Chitra Viraraghavan’s debut novel The Americans begins with flight. CLN, an elderly gentleman from Madras, and Tara, a woman in her thirties, are making a transatlantic journey to visit their expatriated families.
Flight, as motif recurs through the book packed with characters who in some way or another desperately seek to escape. Their stories are narrated through swift, interlinked chapters, a postmodern pastiche ranging from school notes, diary-like entries, third-person points of view, some more convincing than others.
Viraraghavan’s characters are scattered across cities — Louisville, Kentucky; Los Angeles; a small town outside Chicago; Portland, Oregon; Boston — their varied voices rising in chorus, orchestrated into everyday operatic drama.
Much has been written of the migrant experience, and yet, as we see, much remains. We meet Kamala, Tara’s elder sister, worriedly driven to distraction by her young son’s autistic condition, and peek into the sullen, sulky world of Lavi, her fifteen-year-old daughter, discovering (non-Indian) boys and beer in their suburban neighbourhood. Ariel, Kamala’s Israeli housekeeper, is rethinking her ‘American dream’— of making a life in a country that "gave you space and time to rethink who you were, who you could have been, who you one day might be."
Elsewhere, Shantanu, a struggling songwriter whose tunes are still trapped in a notebook, faces threats from an abusive restaurant-owner boss. While we sense a compassionate authorial eye behind most characters, Viraraghavan has been most astute — not with Tara, the steady yet dull core linked to them all — but CLN. We encounter him on his way, for the first time, to visit his estranged daughter Kavita and her family. He’s brought to life with the smallest details — the paper napkin he lays across his lap before the in-flight meal, the raisins he pushes aside with his fork, the yoghurt tub he cannot pry open. How would he manage three months in a foreign land, he asks himself, and we wonder too.
Most of all, we find that we care. Through the book, we watch him navigate a strange new world, his daughter’s sharpness and distance, the tremendous wintery isolation. Yet Viraraghavan imbues him with growing authority. Finally, CLN musters the courage to venture outside (wearing, hilariously, women’s snow boots), cross icy streets and sidewalks to a library. His adventure later culminates atop the tallest building in Chicago, where “he felt his heart was going to unmoor with lightness and freedom." The author also grants Rahul, Kamala’s autistic son, a similar flight to freedom in a passage where he floats above the city that was "joined end to end in a perfect circle."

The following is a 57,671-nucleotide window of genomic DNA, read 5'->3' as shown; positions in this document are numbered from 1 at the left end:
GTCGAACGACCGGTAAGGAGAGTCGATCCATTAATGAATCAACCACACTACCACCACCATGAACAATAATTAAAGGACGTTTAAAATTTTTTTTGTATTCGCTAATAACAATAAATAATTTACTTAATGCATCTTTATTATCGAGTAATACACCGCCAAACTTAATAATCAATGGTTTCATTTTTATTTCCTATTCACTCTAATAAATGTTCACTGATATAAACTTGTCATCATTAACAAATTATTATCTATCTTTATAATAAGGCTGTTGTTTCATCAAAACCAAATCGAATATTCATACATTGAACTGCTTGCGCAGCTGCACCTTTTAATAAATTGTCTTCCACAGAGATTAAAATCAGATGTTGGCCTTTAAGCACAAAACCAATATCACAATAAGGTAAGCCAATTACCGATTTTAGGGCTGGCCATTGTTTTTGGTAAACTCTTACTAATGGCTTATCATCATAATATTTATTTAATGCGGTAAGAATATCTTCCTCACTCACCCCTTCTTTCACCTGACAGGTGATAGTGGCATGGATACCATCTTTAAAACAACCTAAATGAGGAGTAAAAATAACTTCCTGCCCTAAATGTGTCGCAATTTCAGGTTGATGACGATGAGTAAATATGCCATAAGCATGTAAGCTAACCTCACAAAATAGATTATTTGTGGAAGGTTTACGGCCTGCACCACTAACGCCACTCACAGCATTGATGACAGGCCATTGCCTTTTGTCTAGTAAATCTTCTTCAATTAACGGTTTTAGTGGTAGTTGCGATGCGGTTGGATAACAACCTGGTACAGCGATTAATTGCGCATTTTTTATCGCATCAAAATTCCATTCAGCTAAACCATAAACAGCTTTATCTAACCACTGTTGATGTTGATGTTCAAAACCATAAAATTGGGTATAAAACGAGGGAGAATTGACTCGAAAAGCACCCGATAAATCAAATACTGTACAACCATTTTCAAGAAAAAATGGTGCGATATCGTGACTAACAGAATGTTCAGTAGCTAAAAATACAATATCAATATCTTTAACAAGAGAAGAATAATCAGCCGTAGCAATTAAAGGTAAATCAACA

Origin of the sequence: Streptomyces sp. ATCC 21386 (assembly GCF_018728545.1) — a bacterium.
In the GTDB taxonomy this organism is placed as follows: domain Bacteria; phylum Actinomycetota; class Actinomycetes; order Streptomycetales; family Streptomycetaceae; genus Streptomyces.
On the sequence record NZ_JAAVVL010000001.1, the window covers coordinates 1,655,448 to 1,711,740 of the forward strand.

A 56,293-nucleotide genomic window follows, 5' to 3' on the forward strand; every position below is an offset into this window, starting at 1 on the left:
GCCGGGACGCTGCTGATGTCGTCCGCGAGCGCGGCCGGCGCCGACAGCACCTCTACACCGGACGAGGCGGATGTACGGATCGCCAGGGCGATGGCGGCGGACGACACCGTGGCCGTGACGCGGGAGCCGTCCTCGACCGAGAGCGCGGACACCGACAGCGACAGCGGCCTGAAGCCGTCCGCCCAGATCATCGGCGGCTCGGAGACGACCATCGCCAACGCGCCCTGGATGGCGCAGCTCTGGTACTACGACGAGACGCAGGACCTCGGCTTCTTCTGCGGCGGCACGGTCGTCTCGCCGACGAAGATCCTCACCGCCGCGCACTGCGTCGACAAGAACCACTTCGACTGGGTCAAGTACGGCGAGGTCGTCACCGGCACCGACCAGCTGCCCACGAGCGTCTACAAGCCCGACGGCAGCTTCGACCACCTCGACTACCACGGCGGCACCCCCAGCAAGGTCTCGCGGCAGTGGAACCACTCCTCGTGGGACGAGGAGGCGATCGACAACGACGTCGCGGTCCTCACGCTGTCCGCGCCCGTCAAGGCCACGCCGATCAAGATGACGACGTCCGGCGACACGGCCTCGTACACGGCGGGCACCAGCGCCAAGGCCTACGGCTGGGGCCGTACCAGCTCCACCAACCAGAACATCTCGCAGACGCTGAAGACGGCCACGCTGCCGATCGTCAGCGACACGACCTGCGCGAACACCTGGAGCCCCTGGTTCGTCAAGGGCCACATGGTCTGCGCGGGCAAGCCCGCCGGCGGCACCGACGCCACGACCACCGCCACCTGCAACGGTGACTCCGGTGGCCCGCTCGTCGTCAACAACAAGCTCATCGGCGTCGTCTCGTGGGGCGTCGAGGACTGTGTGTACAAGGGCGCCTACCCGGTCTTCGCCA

These transcendental moments, though uplifting, are rare. Running through the book are fault lines of despair and isolation. Kavita lashes out at CLN when her husband loses her job. Tara’s friend Madhulika drowns herself in romance novels and obsessive online shopping, while her husband Vinod embarks on a secret liaison with an artist. Shantanu watches helplessly as his boss and cronies abuse two immigrant girls, all the while waiting for news of his ailing mother "back home". "Back home" becomes mythical, precisely because, like the new homeland, it is imagined. As with Shakespeare’s Fool, marginal characters who somehow utter the truth, Akhil, an academic, takes this dislocation to the extreme. Convinced the US government has deployed "Operation Code Red Indian", where "unimportant people of colour are vapourised", he slowly loses his grasp on reality.
Yet even his radical rants echo with jaded arguments—"Don’t we contribute our brains and labour to build this economy as much as the next person?"
More poignant would have been to push ideas of ‘belonging’ and ‘citizenship’ further than the usual quantitative neo-liberal justifications. And while the fragmented narrative structure does well to highlight fractured experiences, it also fails to help build and sustain empathy. With characters snatched away, shuffled, and rearranged, as though caught in constant turbulence. The novel rises, but rarely soars.
Janice Pariat is the author of Boats on Land: A Collection of Short Stories. Her novel Seahorse is out this month.